With Carson Wentz finally healthy, naturally, trade talk surrounding Nick Foles has resurfaced. And with Jimmy Garoppolo set to miss the rest of the season with an ACL tear, that talk has heated up fast.
The 49ers are likely going to test the QB market via both trade and free agency, and while Kyle Shanahan has expressed confidence in his backup quarterback, CJ Beathard, there’s no reason to expect that trust to withstand poor play—which is what Beathard provided last season.
But just how much sense does a trade for Foles make for the 49ers? The question that needs to be asked is how much does San Francisco value competing for a championship this season?
It’s only natural to compare these circumstances with the Bradford-Bridgewater scenario from 2016. A few years back the Vikings were in the type of win-now situation that breeds desperation—which ultimately led to the swap of Sam Bradford for a 1st round pick.
Are the 49ers in a similar situation? I don’t think so. With a young roster on the ascend, there isn’t really a need for the team to mortgage future assets (no matter how small the price) in the name of chasing what figured to already be a long-shot Super Bowl hope.
The 2016 Vikings were coming of a season that saw a playoff run cut short by a 27-yard shank from Blair Walsh. With a few of the team’s star players on the final year of rookie contracts, 2016 was viewed in Minnesota in near ‘Super Bowl-or-bust’ terms.
I realize San Francisco had high expectations heading into the year—I myself thought they were a dark horse contender for the Super Bowl, similar to the Birds last season—but that wasn’t based off much more than the 5-0 run they ended 2017 with. Considering their 1-2 record and uninspiring play thus far, any talk of a Super Bowl is simply misplaced.
On top of that, Jimmy G differs from Bridgewater in the sense that San Fran has no reason to doubt his long term viability. Brdgewater wasn’t locked in as the QB of the future in the way that Garoppolo is, meaning that when Minnesota added Bradford there was the possibility that he would be the long term answer moving forward—thus giving him added value. That possibility doesn’t exist in a Foles-49ers scenario.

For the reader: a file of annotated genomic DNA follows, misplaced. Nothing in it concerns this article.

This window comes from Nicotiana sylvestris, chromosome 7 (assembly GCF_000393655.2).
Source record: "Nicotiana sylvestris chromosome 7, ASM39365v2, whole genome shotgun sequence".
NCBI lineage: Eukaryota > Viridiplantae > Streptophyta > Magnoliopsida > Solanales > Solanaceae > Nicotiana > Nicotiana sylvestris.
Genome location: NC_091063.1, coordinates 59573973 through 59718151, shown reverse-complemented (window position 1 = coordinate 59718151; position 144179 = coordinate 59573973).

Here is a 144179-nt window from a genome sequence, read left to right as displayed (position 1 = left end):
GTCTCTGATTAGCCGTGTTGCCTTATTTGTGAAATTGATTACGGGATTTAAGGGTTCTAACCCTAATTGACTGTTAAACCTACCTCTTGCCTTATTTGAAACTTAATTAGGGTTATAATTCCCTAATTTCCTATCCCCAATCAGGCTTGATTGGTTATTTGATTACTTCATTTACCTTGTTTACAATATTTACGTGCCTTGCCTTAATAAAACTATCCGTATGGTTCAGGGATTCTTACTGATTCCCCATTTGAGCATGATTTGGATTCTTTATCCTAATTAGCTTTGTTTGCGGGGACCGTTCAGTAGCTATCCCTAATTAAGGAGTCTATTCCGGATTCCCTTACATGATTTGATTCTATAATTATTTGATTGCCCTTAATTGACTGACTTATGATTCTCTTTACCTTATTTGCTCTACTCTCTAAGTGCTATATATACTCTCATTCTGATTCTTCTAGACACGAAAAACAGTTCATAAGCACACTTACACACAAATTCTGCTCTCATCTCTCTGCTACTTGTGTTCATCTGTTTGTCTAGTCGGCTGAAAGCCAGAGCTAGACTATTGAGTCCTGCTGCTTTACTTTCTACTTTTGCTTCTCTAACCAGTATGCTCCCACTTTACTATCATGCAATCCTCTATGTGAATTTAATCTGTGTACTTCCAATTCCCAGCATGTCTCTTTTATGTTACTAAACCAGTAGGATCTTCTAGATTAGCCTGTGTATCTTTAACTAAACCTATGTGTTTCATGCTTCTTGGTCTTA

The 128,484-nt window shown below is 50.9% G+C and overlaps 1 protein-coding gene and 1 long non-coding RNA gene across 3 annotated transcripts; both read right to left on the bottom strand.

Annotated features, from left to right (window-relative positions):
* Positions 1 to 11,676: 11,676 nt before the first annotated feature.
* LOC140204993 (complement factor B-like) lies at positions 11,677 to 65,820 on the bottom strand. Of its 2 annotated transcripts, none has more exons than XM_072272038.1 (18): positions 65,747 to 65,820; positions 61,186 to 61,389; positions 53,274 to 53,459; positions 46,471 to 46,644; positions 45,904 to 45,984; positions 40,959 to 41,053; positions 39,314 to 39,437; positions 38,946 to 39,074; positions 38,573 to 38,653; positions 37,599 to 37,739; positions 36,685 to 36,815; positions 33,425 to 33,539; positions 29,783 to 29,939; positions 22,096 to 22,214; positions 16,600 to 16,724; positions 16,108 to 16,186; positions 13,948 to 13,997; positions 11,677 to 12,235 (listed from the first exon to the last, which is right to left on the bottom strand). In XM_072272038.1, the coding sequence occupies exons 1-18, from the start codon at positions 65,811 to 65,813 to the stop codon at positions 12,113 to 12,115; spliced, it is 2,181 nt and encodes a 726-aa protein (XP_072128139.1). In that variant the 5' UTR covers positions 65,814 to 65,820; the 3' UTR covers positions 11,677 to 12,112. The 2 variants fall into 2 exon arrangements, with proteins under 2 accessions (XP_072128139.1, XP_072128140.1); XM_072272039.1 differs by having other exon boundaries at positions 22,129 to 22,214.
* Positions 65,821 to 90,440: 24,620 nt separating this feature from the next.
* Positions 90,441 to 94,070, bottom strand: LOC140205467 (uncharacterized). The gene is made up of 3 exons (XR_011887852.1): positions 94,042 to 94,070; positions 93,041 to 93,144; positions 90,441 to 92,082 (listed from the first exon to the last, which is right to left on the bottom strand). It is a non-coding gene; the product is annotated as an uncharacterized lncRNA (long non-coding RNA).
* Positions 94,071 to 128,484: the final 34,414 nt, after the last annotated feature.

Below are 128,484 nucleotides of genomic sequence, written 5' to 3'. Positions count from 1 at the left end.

With a Super Bowl appearance highly unlikely, and no need for Foles’ long term services, this just isn’t a great match.
Does that mean it isn’t a possibility? Not at all. It just means Foles doesn’t have the kind of value to the 49ers that would yield anything close to a high pick. While San Fran is confident in their ability to compete this season (a reason to add Foles), they’re fully aware that a trade for Foles minimally moves the needle toward a championship.
You can forget about getting a first, second, or even third round pick in return for Foles, at least from San Francisco. With that said, I don’t know that we’ll ever see that kind of value for Foles again.
The fundamental question the front office becomes this: do you salvage whatever value he has left and cash in before becomes a free agent? Or, hold out in the hope that a more realistic contender loses their QB and reaches the kind of desperation that warrants trading a high pick, with the added risk that if such a situation never happens, Foles could walk in the offseason for nothing.